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Chef’s Corner: Efficiency Doesn’t Have To Compromise Excellence

06/04/2024

Chef’s Corner: Efficiency Doesn’t Have To Compromise Excellence

Chef’s Corner: Efficiency Doesn’t Have To Compromise Excellence

Welcome to "Chef's Corner," Daniel Asher's monthly blog, where he delves into the intricate world of food, restaurants, distributors, and all things foodservice.  Daniel is a chef and restaurant owner + the head of strategic relationships & hospitality at Cut+Dry.


I’ve been working in commercial kitchens since I was 14. My earliest memories are of a bustling world of stainless steel, printers erupting into a symphony of synchronized ticket explosions, the clanking of plates, the beautifully brief language of “Hot, Behind, Corner, Sharp, Heard”. My first tasks to master were washing dishes in a 3comp sink (no luxury of an automated dishwasher) and peeling potatoes for a fresh cut fry program. 

The magic that is a properly executed fresh fry program is usually obvious in texture, appearance, and flavor. Innovation in the land of frozen fries has definitely evolved so that it is less obvious then it used to be, plus certain coatings now have the ability to keep fries crispy longer. This has become essential since we have now moved into a widespread dining experience phase based purely on delivery and fries are not being eaten in their peak phase which is moments after leaving their oil bath. People want the same quality and eating experience at home as they would have when ordering food 20 feet from the kitchen it is being prepared in. Not an easy feat and one that needs very specific innovations in culinary technology and packaging.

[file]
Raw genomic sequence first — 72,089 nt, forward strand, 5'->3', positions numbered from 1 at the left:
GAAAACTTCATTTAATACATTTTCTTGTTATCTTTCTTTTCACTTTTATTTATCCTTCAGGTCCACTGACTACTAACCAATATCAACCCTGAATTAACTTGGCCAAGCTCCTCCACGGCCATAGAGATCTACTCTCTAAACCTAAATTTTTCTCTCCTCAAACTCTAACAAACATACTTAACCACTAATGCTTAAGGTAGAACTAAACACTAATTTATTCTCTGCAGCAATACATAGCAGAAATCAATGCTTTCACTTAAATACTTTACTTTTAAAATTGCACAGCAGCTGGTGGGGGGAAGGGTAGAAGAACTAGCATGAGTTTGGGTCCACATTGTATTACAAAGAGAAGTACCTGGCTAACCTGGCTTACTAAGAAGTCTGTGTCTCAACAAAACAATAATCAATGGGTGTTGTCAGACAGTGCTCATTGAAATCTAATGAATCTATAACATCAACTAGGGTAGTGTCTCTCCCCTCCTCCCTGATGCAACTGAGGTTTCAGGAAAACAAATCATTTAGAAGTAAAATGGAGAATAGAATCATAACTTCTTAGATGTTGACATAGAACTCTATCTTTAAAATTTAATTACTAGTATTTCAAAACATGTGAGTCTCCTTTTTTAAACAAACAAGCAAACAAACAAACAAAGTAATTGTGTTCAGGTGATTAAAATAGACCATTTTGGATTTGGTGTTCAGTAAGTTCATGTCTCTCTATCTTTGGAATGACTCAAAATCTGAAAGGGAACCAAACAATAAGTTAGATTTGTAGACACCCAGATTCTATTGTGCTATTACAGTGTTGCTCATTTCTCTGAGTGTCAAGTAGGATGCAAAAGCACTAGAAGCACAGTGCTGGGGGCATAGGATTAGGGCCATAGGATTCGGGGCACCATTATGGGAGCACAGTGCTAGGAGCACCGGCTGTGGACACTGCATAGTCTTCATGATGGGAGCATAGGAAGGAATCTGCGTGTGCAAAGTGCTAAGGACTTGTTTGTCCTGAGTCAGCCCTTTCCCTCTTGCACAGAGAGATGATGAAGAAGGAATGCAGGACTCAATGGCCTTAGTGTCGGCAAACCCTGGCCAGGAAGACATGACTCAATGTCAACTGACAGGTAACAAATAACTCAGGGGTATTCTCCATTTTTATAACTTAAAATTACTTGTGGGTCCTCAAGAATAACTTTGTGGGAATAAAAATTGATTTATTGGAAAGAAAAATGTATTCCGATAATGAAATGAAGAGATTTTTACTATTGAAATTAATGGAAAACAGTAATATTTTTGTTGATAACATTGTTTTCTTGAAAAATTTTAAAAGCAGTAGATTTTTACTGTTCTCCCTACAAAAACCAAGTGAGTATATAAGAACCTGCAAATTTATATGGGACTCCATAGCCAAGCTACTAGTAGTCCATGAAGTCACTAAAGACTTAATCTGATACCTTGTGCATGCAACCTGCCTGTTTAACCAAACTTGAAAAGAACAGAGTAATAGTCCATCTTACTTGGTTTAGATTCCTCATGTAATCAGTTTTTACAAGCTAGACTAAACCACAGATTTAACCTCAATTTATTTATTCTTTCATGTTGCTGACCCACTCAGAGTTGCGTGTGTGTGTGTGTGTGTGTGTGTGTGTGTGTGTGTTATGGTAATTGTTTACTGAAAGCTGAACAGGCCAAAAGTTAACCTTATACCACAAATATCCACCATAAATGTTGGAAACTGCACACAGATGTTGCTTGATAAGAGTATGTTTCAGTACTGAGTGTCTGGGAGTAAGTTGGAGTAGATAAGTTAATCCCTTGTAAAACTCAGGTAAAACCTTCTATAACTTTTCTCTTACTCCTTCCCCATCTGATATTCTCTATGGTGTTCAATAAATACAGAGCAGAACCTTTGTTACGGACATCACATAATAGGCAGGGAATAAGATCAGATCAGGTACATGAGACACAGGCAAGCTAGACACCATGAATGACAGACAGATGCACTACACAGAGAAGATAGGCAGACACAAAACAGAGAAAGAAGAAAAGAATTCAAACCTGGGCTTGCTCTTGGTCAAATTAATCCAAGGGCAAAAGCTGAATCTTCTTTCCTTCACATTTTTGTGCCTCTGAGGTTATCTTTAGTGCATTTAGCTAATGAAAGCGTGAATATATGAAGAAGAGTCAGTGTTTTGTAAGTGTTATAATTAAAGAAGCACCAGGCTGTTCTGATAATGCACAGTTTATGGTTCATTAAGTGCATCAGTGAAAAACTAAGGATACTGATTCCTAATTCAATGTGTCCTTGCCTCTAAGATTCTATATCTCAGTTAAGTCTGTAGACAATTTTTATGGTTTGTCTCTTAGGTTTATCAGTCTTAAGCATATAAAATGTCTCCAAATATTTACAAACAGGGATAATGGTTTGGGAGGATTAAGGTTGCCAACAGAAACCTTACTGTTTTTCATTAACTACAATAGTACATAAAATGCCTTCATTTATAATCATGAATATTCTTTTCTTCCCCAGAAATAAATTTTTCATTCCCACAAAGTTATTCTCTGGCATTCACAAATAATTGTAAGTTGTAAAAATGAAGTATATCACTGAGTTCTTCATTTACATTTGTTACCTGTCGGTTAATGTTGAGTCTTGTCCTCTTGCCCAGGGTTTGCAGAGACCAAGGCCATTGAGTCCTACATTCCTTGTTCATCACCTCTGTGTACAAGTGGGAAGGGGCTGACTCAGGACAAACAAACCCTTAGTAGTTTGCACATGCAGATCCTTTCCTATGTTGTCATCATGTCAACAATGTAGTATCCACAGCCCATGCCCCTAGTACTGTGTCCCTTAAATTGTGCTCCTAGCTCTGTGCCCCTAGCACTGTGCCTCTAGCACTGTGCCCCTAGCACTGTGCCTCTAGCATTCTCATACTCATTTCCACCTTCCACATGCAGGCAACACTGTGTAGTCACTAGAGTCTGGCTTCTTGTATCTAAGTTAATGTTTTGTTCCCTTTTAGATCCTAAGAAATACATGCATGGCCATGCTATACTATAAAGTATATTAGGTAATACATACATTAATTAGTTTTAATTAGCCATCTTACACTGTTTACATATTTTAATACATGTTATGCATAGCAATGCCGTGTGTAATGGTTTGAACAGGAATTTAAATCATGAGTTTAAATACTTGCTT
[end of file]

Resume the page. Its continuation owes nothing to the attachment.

My cooking philosophy has always been to keep things simple, support clean label ingredients, local first, and stay deeply connected to sustainable agriculture and good people doing meaningful things in our food systems. Over the years I have had to temper this mission based on the realities of daily operations across multiple kitchens, high volume execution, and hitting cost targets. It is a beautiful thing to support an ecosystem of amazing people but if you are losing money you won’t be around very long to support anything or anyone. I have learned to pick my battles. My relationship with my distributors, much like all human relationships, is based on trust and shared vision. My sales reps that understand me, my restaurants and my goals become advisors and consultants when I am trying to make a change. I can go to them with a problem or a goal and they come back with product samples and solutions.